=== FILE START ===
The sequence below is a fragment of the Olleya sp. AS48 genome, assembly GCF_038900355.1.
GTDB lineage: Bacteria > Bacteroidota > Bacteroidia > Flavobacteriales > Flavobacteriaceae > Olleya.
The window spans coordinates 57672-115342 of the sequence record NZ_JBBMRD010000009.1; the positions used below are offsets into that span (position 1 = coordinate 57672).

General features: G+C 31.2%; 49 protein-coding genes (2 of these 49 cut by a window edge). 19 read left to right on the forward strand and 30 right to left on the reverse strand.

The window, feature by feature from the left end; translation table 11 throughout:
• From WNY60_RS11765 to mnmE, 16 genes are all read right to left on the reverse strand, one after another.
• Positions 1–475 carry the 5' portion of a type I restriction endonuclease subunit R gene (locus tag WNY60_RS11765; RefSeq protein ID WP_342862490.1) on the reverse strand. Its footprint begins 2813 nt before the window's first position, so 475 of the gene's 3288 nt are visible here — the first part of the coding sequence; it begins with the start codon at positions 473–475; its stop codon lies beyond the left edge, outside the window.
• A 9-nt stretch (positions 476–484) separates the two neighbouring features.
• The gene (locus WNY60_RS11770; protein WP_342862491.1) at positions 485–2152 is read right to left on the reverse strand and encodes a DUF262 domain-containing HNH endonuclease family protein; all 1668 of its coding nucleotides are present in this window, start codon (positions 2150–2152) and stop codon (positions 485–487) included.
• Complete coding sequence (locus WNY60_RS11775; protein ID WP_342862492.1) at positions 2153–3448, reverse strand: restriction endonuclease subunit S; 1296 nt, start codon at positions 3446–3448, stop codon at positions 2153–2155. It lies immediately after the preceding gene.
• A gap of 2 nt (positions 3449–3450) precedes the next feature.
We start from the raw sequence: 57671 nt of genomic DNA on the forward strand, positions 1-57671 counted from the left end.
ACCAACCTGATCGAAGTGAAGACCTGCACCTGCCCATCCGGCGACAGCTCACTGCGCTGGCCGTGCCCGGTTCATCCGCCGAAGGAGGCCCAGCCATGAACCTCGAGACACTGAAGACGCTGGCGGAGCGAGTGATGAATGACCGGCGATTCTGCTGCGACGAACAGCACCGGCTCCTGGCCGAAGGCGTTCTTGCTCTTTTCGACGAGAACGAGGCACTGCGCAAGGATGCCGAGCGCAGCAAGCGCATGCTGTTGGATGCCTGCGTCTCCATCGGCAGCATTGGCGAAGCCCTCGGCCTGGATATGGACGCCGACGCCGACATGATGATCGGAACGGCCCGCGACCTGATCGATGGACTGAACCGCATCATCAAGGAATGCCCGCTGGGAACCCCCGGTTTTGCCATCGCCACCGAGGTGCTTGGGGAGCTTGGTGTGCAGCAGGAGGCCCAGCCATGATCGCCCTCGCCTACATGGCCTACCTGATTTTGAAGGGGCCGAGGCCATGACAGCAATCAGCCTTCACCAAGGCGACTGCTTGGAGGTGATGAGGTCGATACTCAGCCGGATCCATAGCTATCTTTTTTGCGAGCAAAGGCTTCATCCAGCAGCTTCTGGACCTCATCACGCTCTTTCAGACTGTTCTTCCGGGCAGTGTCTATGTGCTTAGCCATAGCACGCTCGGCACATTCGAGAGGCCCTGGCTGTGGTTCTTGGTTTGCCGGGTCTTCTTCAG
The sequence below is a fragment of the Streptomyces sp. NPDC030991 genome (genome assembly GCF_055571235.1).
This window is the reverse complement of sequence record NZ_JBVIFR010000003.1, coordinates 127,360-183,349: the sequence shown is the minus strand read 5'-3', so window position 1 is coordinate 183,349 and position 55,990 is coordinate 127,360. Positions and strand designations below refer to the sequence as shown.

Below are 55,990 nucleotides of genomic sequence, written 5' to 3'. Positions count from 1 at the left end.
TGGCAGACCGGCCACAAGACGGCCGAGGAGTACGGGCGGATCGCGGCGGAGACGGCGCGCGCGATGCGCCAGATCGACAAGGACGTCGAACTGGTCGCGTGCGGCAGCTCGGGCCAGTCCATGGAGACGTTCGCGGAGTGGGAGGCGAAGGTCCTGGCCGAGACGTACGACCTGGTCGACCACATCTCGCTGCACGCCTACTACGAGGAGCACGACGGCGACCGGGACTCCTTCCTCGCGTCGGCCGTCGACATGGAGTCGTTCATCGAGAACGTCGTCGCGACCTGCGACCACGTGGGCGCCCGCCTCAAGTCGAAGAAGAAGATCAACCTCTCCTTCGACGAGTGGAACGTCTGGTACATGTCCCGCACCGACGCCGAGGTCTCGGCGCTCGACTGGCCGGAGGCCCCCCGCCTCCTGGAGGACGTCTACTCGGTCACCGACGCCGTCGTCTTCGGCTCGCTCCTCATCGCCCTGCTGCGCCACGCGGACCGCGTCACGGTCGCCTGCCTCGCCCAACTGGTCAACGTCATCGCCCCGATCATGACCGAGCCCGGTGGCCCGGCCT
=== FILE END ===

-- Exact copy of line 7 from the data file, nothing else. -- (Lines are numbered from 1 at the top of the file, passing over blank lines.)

• Positions 1–475 carry the 5' portion of a type I restriction endonuclease subunit R gene (locus tag WNY60_RS11765; RefSeq protein ID WP_342862490.1) on the reverse strand. Its footprint begins 2813 nt before the window's first position, so 475 of the gene's 3288 nt are visible here — the first part of the coding sequence; it begins with the start codon at positions 473–475; its stop codon lies beyond the left edge, outside the window.